It would be nice if you knew that, 2 years before you came, a researcher who left the company had worked on the same project. Gone through the same troubles as you have. Noted, on a protected electronic spreadsheet that is stored only on the company’s server, all the stability problems that the product had and, mainly, how they managed to resolve them.
It would have been nice, wouldn’t it? How much time would you have saved if you had this information on your hands from the beginning and had at least read the mentioned project?
A few months, for sure. That could have been the difference between launching the product in six months or one year.
You could have reproduced the latest version of the product to decide whether it was worth it – or not. The former researcher had not necessarily discovered the best formulation, but surely she would have given you some tips, wouldn’t she? What to do, what not do: signaling lights that would help you to choose the best way for this development.
Do you see it? The researcher wasn’t even there and you would have had a chance to take advantage of her work.
Now, let’s say you’re part of a team, and that you’ve received the same project. One could imagine that you would at least talk to your colleagues – but one of them, say, a rival, a kind of possessive guy, won’t share his knowledge. Or abides to “forgetting” that he worked on a similar project about five years ago. He is quiet while you suffer on the bench tests.
Again, wouldn’t it be nice if you had access to their archives? That the mentioned files were ORGANIZED and not a pile of messy notebooks, or huge electronic files, without any logic, where you don’t understand what was the path the guy took?
That such files were available in an ELECTRONIC way, to be easily searched through and not on some papers stored in dusty dead files that no one will ever open again?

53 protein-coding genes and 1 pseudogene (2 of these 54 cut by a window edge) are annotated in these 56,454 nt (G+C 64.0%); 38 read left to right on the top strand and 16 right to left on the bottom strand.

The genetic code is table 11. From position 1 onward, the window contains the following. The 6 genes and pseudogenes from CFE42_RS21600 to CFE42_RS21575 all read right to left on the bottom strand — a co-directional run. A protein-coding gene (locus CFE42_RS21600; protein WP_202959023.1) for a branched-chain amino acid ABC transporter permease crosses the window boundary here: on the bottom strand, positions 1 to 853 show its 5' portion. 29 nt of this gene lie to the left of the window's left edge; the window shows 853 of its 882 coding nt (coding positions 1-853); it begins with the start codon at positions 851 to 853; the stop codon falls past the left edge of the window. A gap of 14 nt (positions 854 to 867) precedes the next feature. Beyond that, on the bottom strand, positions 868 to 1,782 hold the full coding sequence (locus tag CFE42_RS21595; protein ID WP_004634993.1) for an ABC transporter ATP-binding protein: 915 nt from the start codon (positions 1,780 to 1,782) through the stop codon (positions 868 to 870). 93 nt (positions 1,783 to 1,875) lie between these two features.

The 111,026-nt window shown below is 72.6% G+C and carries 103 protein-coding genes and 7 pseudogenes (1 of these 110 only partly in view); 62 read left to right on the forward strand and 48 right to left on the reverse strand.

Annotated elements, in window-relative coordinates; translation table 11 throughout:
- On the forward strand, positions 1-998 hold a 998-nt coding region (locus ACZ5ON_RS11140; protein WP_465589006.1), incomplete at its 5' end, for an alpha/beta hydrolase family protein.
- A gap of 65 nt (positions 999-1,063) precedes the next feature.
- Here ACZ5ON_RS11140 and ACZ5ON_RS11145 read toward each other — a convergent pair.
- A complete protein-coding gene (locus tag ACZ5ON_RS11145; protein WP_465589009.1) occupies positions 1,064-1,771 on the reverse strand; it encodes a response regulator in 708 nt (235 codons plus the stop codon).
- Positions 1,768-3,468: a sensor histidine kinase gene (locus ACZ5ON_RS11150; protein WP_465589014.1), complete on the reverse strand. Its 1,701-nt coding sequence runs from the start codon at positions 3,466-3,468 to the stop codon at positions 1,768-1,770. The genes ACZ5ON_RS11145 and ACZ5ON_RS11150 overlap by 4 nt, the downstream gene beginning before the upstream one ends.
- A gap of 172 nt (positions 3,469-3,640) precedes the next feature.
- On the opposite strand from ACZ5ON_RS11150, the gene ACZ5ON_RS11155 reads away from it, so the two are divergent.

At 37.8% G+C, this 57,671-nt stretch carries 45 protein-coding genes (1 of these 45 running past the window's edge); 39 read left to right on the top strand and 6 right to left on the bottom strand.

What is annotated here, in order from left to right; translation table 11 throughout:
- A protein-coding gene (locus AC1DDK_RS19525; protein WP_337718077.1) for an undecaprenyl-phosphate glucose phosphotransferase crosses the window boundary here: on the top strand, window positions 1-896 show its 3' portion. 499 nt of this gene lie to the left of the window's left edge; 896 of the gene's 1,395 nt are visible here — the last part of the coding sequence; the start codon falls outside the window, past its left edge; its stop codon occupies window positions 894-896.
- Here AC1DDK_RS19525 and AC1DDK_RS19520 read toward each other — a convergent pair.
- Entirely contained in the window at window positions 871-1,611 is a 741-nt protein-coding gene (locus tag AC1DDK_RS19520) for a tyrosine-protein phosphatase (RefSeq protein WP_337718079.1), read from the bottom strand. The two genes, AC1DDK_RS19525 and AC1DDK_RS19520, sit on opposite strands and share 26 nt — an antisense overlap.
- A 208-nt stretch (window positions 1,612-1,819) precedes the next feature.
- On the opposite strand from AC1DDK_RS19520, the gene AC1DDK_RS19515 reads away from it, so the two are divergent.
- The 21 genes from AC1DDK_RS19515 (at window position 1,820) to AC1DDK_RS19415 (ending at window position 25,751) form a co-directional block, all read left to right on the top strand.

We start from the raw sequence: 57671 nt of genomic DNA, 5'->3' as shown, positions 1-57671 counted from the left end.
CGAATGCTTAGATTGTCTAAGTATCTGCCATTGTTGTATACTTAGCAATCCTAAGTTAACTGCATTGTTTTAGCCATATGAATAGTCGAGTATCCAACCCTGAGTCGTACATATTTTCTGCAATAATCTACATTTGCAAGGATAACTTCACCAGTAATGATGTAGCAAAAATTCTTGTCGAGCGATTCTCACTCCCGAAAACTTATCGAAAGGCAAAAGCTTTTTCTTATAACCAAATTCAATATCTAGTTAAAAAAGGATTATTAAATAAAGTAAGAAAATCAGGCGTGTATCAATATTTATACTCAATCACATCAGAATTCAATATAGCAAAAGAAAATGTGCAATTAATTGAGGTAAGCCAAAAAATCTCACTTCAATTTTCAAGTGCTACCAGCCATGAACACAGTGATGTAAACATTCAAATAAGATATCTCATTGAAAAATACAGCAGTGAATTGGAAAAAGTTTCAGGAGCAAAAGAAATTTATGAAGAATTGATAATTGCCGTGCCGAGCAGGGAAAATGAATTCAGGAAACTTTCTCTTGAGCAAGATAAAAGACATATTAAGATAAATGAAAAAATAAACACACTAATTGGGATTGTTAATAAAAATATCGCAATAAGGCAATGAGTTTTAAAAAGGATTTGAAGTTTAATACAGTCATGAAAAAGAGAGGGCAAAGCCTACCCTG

Well, that sounds pretty obvious, doesn’t it?
So why don’t more companies implement a simple R&D project management system? Of course there are ready, complex, resource-filled systems-but it doesn’t have to be like that, right?
We can manage the projects even if we do not have the most advanced features available, even if our company is small and has no means to buy a ready system. I believe, with intent and persistence, we can take a leap of quality and assertiveness in our R&D projects.
That’s why I’m leaving here a very simple way for you to organize yourselves with your multiple projects. It is an Excel spreadsheet that will help you to:
Organize all the projects and, at any time, know with whom a particular project is, at which stage is, when it was opened, who requested and who is responsible for it, among other cool information pieces.
The form is in open format. Therefore, if you need to add, reduce, or change fields, you can easily do it.
You will receive the spreadsheet by email, registering in the box below, and following the step-by-step. Don’t forget to put the email firstname.lastname@example.org on your favorite email list and check your Spam box – Gmail loves to send the email with the document to it. And if you have any doubts about how to use it, or need inspiration on how to implement this with your team or colleagues, leave a comment! With the doubts in hand I can record a video afterwards, explaining the usage.
APPLY HERE TO RECEIVE THE SPREADSHEET